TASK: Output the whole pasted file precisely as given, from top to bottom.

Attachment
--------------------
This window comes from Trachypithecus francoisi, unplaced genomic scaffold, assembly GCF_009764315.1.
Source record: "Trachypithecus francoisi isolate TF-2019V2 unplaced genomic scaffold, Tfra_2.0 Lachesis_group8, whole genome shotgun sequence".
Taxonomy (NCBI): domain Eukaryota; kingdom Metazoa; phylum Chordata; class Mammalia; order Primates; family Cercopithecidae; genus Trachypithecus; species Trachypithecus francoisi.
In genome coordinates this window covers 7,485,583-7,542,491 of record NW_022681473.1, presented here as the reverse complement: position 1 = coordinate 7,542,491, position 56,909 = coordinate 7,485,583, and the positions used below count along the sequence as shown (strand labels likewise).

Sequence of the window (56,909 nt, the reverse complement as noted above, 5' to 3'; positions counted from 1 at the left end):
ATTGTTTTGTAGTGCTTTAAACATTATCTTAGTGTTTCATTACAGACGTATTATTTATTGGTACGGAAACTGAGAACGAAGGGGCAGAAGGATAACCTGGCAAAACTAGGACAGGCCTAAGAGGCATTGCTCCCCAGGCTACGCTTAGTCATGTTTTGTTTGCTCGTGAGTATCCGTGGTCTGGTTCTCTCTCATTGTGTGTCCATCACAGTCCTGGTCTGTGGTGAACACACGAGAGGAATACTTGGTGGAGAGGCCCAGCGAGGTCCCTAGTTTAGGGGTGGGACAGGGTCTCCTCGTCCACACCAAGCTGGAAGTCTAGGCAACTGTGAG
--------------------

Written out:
This window comes from Trachypithecus francoisi, unplaced genomic scaffold, assembly GCF_009764315.1.
Source record: "Trachypithecus francoisi isolate TF-2019V2 unplaced genomic scaffold, Tfra_2.0 Lachesis_group8, whole genome shotgun sequence".
Taxonomy (NCBI): domain Eukaryota; kingdom Metazoa; phylum Chordata; class Mammalia; order Primates; family Cercopithecidae; genus Trachypithecus; species Trachypithecus francoisi.
In genome coordinates this window covers 7,485,583-7,542,491 of record NW_022681473.1, presented here as the reverse complement: position 1 = coordinate 7,542,491, position 56,909 = coordinate 7,485,583, and the positions used below count along the sequence as shown (strand labels likewise).

Sequence of the window (56,909 nt, the reverse complement as noted above, 5' to 3'; positions counted from 1 at the left end):
ATTGTTTTGTAGTGCTTTAAACATTATCTTAGTGTTTCATTACAGACGTATTATTTATTGGTACGGAAACTGAGAACGAAGGGGCAGAAGGATAACCTGGCAAAACTAGGACAGGCCTAAGAGGCATTGCTCCCCAGGCTACGCTTAGTCATGTTTTGTTTGCTCGTGAGTATCCGTGGTCTGGTTCTCTCTCATTGTGTGTCCATCACAGTCCTGGTCTGTGGTGAACACACGAGAGGAATACTTGGTGGAGAGGCCCAGCGAGGTCCCTAGTTTAGGGGTGGGACAGGGTCTCCTCGTCCACACCAAGCTGGAAGTCTAGGCAACTGTGAG